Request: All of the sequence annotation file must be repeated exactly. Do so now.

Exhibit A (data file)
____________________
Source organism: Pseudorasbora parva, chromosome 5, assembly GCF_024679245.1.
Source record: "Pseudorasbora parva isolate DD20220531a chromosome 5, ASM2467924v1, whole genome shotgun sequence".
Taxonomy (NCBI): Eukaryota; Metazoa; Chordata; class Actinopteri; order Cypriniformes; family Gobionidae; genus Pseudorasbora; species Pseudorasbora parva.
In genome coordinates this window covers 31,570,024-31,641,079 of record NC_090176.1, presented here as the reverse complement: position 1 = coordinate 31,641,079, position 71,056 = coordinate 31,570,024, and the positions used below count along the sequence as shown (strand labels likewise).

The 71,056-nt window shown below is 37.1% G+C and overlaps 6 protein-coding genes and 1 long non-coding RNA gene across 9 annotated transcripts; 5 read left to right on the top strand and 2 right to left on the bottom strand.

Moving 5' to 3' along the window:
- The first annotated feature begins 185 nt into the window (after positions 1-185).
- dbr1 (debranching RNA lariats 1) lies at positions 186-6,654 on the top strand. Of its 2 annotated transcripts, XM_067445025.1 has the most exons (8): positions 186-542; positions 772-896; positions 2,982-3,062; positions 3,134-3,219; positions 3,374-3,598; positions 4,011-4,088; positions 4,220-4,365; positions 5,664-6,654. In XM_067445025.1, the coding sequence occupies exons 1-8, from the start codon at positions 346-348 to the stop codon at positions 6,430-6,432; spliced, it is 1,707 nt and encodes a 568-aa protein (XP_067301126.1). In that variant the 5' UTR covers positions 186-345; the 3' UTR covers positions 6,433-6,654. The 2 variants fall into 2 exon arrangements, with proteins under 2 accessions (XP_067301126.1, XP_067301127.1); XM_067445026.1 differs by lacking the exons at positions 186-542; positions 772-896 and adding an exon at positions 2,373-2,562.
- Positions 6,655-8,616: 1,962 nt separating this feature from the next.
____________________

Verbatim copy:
Source organism: Pseudorasbora parva, chromosome 5, assembly GCF_024679245.1.
Source record: "Pseudorasbora parva isolate DD20220531a chromosome 5, ASM2467924v1, whole genome shotgun sequence".
Taxonomy (NCBI): Eukaryota; Metazoa; Chordata; class Actinopteri; order Cypriniformes; family Gobionidae; genus Pseudorasbora; species Pseudorasbora parva.
In genome coordinates this window covers 31,570,024-31,641,079 of record NC_090176.1, presented here as the reverse complement: position 1 = coordinate 31,641,079, position 71,056 = coordinate 31,570,024, and the positions used below count along the sequence as shown (strand labels likewise).

The 71,056-nt window shown below is 37.1% G+C and overlaps 6 protein-coding genes and 1 long non-coding RNA gene across 9 annotated transcripts; 5 read left to right on the top strand and 2 right to left on the bottom strand.

Moving 5' to 3' along the window:
- The first annotated feature begins 185 nt into the window (after positions 1-185).
- dbr1 (debranching RNA lariats 1) lies at positions 186-6,654 on the top strand. Of its 2 annotated transcripts, XM_067445025.1 has the most exons (8): positions 186-542; positions 772-896; positions 2,982-3,062; positions 3,134-3,219; positions 3,374-3,598; positions 4,011-4,088; positions 4,220-4,365; positions 5,664-6,654. In XM_067445025.1, the coding sequence occupies exons 1-8, from the start codon at positions 346-348 to the stop codon at positions 6,430-6,432; spliced, it is 1,707 nt and encodes a 568-aa protein (XP_067301126.1). In that variant the 5' UTR covers positions 186-345; the 3' UTR covers positions 6,433-6,654. The 2 variants fall into 2 exon arrangements, with proteins under 2 accessions (XP_067301126.1, XP_067301127.1); XM_067445026.1 differs by lacking the exons at positions 186-542; positions 772-896 and adding an exon at positions 2,373-2,562.
- Positions 6,655-8,616: 1,962 nt separating this feature from the next.